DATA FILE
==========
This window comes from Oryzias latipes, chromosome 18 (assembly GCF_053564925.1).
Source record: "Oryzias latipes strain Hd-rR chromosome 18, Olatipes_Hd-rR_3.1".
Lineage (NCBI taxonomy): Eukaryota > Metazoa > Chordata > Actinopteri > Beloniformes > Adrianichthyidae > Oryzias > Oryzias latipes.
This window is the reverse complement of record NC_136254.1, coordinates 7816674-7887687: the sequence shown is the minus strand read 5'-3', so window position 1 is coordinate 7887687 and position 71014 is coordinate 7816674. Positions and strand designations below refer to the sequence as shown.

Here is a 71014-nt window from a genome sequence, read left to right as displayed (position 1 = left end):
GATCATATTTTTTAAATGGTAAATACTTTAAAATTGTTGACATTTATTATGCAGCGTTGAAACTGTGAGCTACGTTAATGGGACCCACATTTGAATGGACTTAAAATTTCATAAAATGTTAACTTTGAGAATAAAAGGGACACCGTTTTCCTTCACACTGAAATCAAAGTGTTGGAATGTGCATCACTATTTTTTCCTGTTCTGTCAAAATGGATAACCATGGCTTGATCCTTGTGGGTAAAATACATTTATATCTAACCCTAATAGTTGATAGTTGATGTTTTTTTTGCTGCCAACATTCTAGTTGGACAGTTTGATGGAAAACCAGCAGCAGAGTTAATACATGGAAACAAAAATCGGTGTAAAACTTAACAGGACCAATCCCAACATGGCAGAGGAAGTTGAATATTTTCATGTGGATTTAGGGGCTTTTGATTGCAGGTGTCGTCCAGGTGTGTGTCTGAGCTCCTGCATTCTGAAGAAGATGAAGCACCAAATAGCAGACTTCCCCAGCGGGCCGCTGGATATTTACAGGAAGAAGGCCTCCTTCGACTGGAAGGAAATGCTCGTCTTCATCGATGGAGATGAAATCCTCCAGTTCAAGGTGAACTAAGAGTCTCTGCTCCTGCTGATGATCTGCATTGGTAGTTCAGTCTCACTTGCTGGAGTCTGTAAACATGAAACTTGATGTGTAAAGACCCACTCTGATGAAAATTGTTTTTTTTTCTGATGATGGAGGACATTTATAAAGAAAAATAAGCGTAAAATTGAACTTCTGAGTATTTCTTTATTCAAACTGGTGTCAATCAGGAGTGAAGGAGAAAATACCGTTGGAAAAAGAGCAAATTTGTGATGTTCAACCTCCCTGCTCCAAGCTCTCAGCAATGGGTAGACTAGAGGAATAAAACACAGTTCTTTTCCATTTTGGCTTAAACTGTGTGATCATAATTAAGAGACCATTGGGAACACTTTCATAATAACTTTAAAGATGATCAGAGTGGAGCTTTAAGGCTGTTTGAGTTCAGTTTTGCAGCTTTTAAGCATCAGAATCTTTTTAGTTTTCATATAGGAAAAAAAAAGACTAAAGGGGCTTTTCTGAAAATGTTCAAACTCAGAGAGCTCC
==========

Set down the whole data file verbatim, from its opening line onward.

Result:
This window comes from Oryzias latipes, chromosome 18 (assembly GCF_053564925.1).
Source record: "Oryzias latipes strain Hd-rR chromosome 18, Olatipes_Hd-rR_3.1".
Lineage (NCBI taxonomy): Eukaryota > Metazoa > Chordata > Actinopteri > Beloniformes > Adrianichthyidae > Oryzias > Oryzias latipes.
This window is the reverse complement of record NC_136254.1, coordinates 7816674-7887687: the sequence shown is the minus strand read 5'-3', so window position 1 is coordinate 7887687 and position 71014 is coordinate 7816674. Positions and strand designations below refer to the sequence as shown.

Here is a 71014-nt window from a genome sequence, read left to right as displayed (position 1 = left end):
GATCATATTTTTTAAATGGTAAATACTTTAAAATTGTTGACATTTATTATGCAGCGTTGAAACTGTGAGCTACGTTAATGGGACCCACATTTGAATGGACTTAAAATTTCATAAAATGTTAACTTTGAGAATAAAAGGGACACCGTTTTCCTTCACACTGAAATCAAAGTGTTGGAATGTGCATCACTATTTTTTCCTGTTCTGTCAAAATGGATAACCATGGCTTGATCCTTGTGGGTAAAATACATTTATATCTAACCCTAATAGTTGATAGTTGATGTTTTTTTTGCTGCCAACATTCTAGTTGGACAGTTTGATGGAAAACCAGCAGCAGAGTTAATACATGGAAACAAAAATCGGTGTAAAACTTAACAGGACCAATCCCAACATGGCAGAGGAAGTTGAATATTTTCATGTGGATTTAGGGGCTTTTGATTGCAGGTGTCGTCCAGGTGTGTGTCTGAGCTCCTGCATTCTGAAGAAGATGAAGCACCAAATAGCAGACTTCCCCAGCGGGCCGCTGGATATTTACAGGAAGAAGGCCTCCTTCGACTGGAAGGAAATGCTCGTCTTCATCGATGGAGATGAAATCCTCCAGTTCAAGGTGAACTAAGAGTCTCTGCTCCTGCTGATGATCTGCATTGGTAGTTCAGTCTCACTTGCTGGAGTCTGTAAACATGAAACTTGATGTGTAAAGACCCACTCTGATGAAAATTGTTTTTTTTTCTGATGATGGAGGACATTTATAAAGAAAAATAAGCGTAAAATTGAACTTCTGAGTATTTCTTTATTCAAACTGGTGTCAATCAGGAGTGAAGGAGAAAATACCGTTGGAAAAAGAGCAAATTTGTGATGTTCAACCTCCCTGCTCCAAGCTCTCAGCAATGGGTAGACTAGAGGAATAAAACACAGTTCTTTTCCATTTTGGCTTAAACTGTGTGATCATAATTAAGAGACCATTGGGAACACTTTCATAATAACTTTAAAGATGATCAGAGTGGAGCTTTAAGGCTGTTTGAGTTCAGTTTTGCAGCTTTTAAGCATCAGAATCTTTTTAGTTTTCATATAGGAAAAAAAAAGACTAAAGGGGCTTTTCTGAAAATGTTCAAACTCAGAGAGCTCC